A requirement to meet the “state of the art” in safety is given in various standards and laws. This is a term which I didn’t fully understand so I went looking for more guidance on it. This blog is a compilation of what I discovered. 

 Figure 1 - The ISO/IEC directives part 2 defines “state of the art”

Examples of the use of the term include:

  • The machinery directive states that “The essential health and safety requirement should be satisfied in order to ensure that machinery is safe; these requirements should be applied with discernment to take account of the state of the art at the time of construction and of technical and economic requirements”.
  • the EU guides to the lift directives states “components designed and manufactured according to the present state of the art should be used”.

I like the Wikipedia explanation “state of the art refers to the highest level of general development, as of a device, technique or scientific field achieved at a particular time. It also refers to such a level of development reached at any particular time as a result of the common methodologies employed at the time”.

Figure 2 - Dilbert on state of the art

I also looked at the Wikipedia definition of “best practice” and to be honest it also sounds very like “state of the art”.

The guide to the machinery clause 16 is entitled “The state of the art” and highlights that the state of the art depends on economic cost along with technical capabilities and even better states that “harmonized standards provide a good indication of state of the art that must be taken into account when applying the essential health and safety requirements”. Based on this compliance with ISO 13849 and IEC 62061 are often taken as meeting the “state of the art” requirement from the machinery directive. However just as you think you know what to do the guide to machinery directive muddies the water by saying “a harmonized standard provides an indication of state of the art at the time it was adopted” and goes on to say that the standards represent the minimum which should be done.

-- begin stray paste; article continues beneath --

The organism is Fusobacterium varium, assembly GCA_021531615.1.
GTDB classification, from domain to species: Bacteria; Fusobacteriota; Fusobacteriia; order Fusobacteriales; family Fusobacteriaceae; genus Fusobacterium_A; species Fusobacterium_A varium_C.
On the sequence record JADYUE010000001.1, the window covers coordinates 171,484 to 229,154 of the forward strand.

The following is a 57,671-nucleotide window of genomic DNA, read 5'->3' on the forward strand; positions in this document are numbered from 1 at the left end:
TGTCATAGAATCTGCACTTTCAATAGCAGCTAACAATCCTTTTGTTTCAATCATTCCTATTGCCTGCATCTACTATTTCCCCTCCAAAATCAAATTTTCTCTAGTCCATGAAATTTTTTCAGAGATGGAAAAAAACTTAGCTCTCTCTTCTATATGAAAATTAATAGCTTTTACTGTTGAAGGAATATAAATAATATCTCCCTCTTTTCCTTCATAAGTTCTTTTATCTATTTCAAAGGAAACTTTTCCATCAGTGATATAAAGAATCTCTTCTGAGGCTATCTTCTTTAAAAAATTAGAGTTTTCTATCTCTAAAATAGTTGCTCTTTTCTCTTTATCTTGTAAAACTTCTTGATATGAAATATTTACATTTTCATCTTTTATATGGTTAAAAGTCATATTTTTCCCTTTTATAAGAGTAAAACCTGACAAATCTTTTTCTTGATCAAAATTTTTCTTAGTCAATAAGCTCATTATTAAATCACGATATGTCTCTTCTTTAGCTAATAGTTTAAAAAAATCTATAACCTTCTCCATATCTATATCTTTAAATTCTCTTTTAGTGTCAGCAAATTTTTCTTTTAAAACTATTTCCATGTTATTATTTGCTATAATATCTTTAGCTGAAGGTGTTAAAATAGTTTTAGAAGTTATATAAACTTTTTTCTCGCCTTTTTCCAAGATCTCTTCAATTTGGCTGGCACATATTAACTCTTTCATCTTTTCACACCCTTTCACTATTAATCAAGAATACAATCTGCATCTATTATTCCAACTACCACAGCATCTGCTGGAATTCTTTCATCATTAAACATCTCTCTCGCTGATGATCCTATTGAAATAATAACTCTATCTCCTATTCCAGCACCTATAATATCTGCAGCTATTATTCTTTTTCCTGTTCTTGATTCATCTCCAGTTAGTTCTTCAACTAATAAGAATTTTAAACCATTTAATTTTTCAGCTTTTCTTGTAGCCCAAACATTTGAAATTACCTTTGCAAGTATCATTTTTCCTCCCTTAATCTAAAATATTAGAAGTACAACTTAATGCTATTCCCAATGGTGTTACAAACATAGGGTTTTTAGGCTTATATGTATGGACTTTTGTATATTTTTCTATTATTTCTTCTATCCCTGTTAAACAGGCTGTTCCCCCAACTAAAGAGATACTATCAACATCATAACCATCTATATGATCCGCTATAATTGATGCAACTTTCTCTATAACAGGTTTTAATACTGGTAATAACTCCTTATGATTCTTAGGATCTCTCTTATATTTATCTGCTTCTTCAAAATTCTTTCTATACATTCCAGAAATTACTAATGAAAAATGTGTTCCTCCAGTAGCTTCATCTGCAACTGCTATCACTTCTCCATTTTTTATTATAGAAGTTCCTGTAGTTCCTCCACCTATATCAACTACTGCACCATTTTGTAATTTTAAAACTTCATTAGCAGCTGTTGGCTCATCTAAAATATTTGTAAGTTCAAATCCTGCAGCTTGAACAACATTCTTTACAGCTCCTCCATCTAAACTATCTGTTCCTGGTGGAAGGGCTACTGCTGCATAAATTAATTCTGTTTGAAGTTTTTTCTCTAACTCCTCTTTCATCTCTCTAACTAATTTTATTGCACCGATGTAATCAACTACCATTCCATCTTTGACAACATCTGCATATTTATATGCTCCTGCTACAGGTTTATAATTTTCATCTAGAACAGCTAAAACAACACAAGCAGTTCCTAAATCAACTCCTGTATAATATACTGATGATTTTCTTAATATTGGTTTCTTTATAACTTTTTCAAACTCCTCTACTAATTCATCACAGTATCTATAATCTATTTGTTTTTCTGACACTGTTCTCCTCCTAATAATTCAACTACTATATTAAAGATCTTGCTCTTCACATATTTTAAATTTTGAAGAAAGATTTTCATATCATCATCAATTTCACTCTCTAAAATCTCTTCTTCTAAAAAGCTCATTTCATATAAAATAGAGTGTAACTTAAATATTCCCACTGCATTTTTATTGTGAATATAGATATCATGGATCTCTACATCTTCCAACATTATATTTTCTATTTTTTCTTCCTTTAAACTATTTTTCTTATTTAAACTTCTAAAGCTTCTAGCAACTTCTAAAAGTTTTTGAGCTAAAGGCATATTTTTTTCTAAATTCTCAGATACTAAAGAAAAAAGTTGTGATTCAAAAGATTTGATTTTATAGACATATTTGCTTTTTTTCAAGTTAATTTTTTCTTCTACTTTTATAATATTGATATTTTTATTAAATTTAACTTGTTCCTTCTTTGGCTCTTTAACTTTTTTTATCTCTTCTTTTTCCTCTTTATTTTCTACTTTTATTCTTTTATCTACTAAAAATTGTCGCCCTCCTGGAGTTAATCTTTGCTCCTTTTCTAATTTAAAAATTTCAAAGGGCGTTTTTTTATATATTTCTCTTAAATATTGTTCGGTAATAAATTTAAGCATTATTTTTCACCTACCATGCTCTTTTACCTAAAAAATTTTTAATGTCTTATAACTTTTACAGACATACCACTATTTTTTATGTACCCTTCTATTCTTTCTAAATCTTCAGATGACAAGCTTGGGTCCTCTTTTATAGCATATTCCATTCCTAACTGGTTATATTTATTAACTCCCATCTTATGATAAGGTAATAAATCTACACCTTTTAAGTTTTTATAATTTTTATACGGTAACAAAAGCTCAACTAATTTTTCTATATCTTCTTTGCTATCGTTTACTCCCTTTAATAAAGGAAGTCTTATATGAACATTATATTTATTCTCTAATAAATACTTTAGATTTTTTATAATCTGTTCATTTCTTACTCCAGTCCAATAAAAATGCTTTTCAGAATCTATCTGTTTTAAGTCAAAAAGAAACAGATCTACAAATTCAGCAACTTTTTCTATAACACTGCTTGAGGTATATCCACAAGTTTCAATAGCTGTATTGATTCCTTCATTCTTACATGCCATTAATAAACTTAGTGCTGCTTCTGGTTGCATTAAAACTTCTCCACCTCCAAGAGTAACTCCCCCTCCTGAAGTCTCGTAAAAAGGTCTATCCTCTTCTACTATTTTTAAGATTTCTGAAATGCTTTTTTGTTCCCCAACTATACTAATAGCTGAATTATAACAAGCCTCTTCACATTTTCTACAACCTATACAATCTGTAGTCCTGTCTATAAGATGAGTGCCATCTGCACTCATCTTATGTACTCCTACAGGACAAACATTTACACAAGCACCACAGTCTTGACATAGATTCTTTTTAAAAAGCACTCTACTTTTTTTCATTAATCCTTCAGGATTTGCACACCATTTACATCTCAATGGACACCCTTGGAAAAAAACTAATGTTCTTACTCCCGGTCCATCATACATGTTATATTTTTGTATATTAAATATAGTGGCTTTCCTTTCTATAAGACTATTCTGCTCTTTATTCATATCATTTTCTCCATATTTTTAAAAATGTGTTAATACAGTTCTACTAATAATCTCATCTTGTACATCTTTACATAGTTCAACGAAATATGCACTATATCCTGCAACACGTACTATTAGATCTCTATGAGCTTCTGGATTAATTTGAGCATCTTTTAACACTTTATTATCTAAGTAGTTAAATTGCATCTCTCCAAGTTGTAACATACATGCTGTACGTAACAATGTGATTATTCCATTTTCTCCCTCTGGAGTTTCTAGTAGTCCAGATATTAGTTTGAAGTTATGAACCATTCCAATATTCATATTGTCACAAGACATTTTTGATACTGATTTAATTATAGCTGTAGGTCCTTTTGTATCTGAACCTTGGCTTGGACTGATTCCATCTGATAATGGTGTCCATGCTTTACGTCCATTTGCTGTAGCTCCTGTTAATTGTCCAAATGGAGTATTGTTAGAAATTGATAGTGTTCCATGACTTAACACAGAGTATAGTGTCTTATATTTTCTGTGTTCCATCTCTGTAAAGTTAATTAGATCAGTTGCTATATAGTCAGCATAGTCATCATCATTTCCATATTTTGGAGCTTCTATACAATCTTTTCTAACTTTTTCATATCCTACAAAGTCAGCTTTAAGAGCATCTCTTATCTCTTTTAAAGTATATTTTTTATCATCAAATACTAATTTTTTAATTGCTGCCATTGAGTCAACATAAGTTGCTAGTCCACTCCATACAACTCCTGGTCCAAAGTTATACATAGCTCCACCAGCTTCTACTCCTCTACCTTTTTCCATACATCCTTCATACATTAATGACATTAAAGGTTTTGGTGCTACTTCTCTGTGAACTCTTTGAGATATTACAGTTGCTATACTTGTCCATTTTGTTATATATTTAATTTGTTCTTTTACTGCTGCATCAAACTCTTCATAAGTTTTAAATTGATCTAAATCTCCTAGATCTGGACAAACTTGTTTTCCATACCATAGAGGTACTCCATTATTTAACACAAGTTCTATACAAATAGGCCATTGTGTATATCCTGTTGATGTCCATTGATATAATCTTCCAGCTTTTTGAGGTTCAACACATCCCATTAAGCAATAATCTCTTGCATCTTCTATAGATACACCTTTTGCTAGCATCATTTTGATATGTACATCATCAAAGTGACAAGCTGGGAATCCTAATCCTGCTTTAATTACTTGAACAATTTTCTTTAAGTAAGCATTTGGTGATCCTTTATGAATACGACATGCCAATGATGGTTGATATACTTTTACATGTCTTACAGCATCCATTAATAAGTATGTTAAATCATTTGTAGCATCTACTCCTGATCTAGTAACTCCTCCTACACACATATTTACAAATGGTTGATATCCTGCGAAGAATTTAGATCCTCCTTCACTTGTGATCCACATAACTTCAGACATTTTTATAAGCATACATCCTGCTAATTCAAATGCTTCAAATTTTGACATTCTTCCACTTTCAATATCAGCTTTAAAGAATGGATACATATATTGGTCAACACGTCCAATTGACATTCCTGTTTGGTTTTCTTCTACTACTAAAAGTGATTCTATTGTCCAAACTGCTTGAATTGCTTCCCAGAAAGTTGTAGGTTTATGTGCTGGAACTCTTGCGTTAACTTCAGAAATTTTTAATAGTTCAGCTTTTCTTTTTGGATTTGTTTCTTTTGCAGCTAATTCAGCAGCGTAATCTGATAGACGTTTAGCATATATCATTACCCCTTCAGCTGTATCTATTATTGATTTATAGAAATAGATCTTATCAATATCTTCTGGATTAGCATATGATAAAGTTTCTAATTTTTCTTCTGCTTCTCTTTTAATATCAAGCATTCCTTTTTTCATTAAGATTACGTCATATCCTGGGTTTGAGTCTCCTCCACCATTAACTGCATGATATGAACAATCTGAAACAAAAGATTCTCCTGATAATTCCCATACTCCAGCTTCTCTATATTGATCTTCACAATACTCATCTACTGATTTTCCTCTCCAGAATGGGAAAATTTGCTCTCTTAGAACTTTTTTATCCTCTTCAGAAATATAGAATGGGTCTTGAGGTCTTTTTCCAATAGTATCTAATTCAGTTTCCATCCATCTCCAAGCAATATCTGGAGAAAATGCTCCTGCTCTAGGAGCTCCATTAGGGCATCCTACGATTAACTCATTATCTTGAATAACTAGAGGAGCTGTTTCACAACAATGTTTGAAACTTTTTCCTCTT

I haven’t seen it written down anywhere but to me the above seems to be getting closer to the idea of ALARP. ALARP stands for “as low as reasonably possible” and is discussed in Annex C of IEC 61508-5:2010. The annex describes ALARP as “one particular approach to achievement of tolerable risk”. The reason I suggest it is relevant to a discussion on “state of the art” is that it factors in the expense of reducing risk further. However it does involve putting a cost on a human life and if the cost to reduce the risk further below that level is disproportionate then you might be justified in not taking those measures. I am unsure how such thinking would work out in the court of public opinion.

Figure 3 - ALARP from IEC 61508-5:2010

I was tempted to continue the discussion into the areas of product and producer’s liability along with strict liability but not being a legal person I decided to leave it at the above. An interesting paper if you want to learn more is “Should ‘State of the Art’ Safety be a defense against Liability?” by James Boyd and Daniel E. Ingberman. The paper is from 1995 which shows the issues raised in this blog have been around a long time.

This week’s video is the recent Falcon heavy launch and landing – definitely state of the art in my view – see https://www.youtube.com/watch?v=uLCXn445-eQ. I must find out what safety standard SpaceX design to. I seem to remember someone telling me NASA required quadruple redundancy for safety systems which could lead to the loss of life.

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